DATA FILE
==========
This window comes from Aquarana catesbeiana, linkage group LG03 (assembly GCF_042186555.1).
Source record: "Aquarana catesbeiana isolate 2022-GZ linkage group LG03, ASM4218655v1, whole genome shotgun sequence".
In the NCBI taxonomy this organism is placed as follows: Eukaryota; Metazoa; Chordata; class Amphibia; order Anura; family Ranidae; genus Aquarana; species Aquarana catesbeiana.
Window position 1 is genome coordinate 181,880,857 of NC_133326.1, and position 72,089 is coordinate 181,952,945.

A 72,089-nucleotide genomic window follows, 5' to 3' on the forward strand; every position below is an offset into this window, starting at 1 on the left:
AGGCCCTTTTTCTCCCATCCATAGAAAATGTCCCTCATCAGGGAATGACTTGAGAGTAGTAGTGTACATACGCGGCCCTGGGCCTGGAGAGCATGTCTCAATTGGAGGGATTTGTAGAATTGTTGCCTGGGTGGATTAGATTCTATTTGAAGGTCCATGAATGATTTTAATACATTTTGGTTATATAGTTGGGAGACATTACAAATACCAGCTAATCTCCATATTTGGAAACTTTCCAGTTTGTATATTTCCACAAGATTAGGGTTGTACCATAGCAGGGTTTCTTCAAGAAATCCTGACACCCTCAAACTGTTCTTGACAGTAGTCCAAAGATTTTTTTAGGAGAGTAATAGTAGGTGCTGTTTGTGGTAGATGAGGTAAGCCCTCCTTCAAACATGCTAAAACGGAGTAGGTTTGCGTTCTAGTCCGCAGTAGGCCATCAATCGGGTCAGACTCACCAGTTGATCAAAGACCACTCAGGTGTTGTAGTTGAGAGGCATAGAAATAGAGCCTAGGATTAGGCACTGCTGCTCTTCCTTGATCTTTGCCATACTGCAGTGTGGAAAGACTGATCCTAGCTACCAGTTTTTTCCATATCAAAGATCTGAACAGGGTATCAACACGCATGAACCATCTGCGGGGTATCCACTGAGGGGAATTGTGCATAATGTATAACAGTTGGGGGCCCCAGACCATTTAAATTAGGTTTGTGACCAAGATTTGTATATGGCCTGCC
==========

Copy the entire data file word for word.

This window comes from Aquarana catesbeiana, linkage group LG03 (assembly GCF_042186555.1).
Source record: "Aquarana catesbeiana isolate 2022-GZ linkage group LG03, ASM4218655v1, whole genome shotgun sequence".
In the NCBI taxonomy this organism is placed as follows: Eukaryota; Metazoa; Chordata; class Amphibia; order Anura; family Ranidae; genus Aquarana; species Aquarana catesbeiana.
Window position 1 is genome coordinate 181,880,857 of NC_133326.1, and position 72,089 is coordinate 181,952,945.

A 72,089-nucleotide genomic window follows, 5' to 3' on the forward strand; every position below is an offset into this window, starting at 1 on the left:
AGGCCCTTTTTCTCCCATCCATAGAAAATGTCCCTCATCAGGGAATGACTTGAGAGTAGTAGTGTACATACGCGGCCCTGGGCCTGGAGAGCATGTCTCAATTGGAGGGATTTGTAGAATTGTTGCCTGGGTGGATTAGATTCTATTTGAAGGTCCATGAATGATTTTAATACATTTTGGTTATATAGTTGGGAGACATTACAAATACCAGCTAATCTCCATATTTGGAAACTTTCCAGTTTGTATATTTCCACAAGATTAGGGTTGTACCATAGCAGGGTTTCTTCAAGAAATCCTGACACCCTCAAACTGTTCTTGACAGTAGTCCAAAGATTTTTTTAGGAGAGTAATAGTAGGTGCTGTTTGTGGTAGATGAGGTAAGCCCTCCTTCAAACATGCTAAAACGGAGTAGGTTTGCGTTCTAGTCCGCAGTAGGCCATCAATCGGGTCAGACTCACCAGTTGATCAAAGACCACTCAGGTGTTGTAGTTGAGAGGCATAGAAATAGAGCCTAGGATTAGGCACTGCTGCTCTTCCTTGATCTTTGCCATACTGCAGTGTGGAAAGACTGATCCTAGCTACCAGTTTTTTCCATATCAAAGATCTGAACAGGGTATCAACACGCATGAACCATCTGCGGGGTATCCACTGAGGGGAATTGTGCATAATGTATAACAGTTGGGGGCCCCAGACCATTTAAATTAGGTTTGTGACCAAGATTTGTATATGGCCTGCC